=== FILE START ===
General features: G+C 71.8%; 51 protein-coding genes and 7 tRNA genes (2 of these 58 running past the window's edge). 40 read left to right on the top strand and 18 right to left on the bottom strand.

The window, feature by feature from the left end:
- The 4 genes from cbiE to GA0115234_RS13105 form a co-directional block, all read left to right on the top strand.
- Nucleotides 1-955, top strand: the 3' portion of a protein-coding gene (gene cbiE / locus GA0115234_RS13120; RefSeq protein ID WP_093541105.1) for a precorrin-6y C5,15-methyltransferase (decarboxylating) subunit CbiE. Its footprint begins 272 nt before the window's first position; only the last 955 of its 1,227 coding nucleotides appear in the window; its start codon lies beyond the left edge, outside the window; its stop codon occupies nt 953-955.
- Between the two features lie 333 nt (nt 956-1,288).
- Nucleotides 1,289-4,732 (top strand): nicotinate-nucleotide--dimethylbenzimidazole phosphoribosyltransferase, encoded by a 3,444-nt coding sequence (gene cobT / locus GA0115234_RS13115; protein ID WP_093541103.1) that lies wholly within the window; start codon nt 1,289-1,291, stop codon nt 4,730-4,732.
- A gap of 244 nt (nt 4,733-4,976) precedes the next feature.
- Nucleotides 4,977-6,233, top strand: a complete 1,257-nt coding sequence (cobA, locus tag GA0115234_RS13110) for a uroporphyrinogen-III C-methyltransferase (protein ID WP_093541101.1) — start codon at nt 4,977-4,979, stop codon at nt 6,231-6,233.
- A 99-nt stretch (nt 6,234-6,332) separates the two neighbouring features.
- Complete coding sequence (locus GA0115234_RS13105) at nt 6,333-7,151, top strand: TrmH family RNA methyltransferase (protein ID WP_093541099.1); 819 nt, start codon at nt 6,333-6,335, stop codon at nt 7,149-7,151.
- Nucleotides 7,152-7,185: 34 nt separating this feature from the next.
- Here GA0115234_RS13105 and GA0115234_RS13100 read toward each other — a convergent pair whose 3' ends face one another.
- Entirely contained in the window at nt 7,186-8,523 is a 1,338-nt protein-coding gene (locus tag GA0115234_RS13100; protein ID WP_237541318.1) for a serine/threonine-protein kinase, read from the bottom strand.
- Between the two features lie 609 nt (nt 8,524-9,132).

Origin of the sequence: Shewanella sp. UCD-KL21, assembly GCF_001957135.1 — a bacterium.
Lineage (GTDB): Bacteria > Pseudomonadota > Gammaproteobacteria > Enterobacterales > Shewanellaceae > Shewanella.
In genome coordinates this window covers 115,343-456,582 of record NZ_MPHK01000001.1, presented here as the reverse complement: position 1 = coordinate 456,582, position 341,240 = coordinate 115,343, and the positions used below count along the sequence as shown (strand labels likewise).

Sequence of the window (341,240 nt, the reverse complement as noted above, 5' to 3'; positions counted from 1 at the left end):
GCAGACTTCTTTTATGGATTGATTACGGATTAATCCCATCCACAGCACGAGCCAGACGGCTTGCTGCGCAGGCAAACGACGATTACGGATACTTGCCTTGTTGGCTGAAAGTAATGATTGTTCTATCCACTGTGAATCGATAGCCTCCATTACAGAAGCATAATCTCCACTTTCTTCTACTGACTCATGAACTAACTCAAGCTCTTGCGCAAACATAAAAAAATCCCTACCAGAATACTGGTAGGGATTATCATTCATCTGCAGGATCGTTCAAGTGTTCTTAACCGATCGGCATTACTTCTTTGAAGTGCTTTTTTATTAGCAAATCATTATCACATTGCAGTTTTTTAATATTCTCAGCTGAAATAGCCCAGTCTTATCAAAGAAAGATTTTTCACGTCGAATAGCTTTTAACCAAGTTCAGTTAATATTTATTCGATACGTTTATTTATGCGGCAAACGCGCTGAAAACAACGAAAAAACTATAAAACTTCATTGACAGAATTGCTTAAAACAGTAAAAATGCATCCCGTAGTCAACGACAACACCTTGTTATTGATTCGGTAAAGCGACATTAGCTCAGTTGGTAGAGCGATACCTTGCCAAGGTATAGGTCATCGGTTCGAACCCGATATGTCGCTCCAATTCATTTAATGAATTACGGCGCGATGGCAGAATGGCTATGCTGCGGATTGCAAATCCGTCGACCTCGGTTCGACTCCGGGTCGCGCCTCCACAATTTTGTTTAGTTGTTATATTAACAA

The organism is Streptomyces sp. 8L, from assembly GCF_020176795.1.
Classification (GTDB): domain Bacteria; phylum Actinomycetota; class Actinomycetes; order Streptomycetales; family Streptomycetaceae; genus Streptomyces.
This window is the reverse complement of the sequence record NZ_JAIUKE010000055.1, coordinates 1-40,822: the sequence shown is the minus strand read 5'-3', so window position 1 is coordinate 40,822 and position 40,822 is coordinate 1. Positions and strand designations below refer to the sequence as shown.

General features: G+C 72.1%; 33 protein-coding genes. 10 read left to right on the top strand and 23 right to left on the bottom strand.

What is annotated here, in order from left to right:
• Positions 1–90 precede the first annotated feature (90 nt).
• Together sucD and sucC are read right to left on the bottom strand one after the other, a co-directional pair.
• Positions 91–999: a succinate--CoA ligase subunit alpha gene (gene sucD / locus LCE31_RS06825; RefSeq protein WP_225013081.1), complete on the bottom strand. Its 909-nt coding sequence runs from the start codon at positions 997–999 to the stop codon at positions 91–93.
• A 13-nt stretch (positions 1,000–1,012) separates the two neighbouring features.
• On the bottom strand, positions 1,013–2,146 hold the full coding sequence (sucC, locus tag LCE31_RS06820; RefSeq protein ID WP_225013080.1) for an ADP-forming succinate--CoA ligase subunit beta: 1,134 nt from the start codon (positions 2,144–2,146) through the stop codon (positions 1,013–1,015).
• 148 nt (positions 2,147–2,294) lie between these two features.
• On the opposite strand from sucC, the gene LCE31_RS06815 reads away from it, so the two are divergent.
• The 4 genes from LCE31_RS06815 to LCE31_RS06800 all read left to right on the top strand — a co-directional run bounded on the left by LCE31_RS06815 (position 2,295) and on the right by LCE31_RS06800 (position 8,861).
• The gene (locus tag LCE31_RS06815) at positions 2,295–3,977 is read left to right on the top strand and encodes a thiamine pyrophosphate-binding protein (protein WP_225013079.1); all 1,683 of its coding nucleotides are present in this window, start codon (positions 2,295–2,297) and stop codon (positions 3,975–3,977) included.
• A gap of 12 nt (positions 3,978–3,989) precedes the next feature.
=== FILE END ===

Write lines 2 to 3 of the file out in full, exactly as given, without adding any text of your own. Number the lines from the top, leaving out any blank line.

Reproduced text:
The window, feature by feature from the left end:
- The 4 genes from cbiE to GA0115234_RS13105 form a co-directional block, all read left to right on the top strand.